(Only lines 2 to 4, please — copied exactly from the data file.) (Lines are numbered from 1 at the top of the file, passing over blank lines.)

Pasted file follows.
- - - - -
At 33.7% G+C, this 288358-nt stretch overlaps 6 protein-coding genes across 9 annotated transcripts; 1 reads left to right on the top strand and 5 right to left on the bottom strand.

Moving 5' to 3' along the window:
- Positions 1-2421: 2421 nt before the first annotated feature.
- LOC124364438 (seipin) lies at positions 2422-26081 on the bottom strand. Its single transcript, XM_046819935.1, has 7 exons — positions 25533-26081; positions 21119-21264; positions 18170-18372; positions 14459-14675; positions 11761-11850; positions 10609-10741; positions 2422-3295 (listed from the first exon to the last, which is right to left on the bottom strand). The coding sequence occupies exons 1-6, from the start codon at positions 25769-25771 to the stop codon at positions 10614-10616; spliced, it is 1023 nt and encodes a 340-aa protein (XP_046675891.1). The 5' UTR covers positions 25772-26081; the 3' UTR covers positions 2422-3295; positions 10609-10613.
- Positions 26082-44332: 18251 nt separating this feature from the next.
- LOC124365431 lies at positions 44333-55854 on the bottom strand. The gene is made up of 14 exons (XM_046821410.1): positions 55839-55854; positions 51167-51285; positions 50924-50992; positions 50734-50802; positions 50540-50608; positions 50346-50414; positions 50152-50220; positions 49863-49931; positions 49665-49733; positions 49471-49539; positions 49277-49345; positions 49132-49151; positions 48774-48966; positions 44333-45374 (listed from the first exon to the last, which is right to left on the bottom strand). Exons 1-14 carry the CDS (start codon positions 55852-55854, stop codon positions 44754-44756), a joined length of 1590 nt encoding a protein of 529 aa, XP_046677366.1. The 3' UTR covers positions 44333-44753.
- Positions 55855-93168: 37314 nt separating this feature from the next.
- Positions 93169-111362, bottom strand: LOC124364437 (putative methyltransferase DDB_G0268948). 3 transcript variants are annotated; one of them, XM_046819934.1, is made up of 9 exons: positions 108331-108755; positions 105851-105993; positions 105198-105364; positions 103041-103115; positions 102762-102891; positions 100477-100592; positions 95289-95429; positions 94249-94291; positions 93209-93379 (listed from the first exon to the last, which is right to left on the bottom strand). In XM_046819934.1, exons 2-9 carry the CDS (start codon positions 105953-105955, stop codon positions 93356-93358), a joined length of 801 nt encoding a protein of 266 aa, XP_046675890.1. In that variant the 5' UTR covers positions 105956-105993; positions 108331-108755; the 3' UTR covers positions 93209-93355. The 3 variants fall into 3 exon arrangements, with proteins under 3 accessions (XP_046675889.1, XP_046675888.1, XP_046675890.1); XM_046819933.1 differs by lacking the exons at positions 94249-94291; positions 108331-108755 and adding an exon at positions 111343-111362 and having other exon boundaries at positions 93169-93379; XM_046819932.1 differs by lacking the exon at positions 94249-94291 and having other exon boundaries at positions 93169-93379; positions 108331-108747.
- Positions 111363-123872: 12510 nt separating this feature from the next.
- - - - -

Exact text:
Moving 5' to 3' along the window:
- Positions 1-2421: 2421 nt before the first annotated feature.
- LOC124364438 (seipin) lies at positions 2422-26081 on the bottom strand. Its single transcript, XM_046819935.1, has 7 exons — positions 25533-26081; positions 21119-21264; positions 18170-18372; positions 14459-14675; positions 11761-11850; positions 10609-10741; positions 2422-3295 (listed from the first exon to the last, which is right to left on the bottom strand). The coding sequence occupies exons 1-6, from the start codon at positions 25769-25771 to the stop codon at positions 10614-10616; spliced, it is 1023 nt and encodes a 340-aa protein (XP_046675891.1). The 5' UTR covers positions 25772-26081; the 3' UTR covers positions 2422-3295; positions 10609-10613.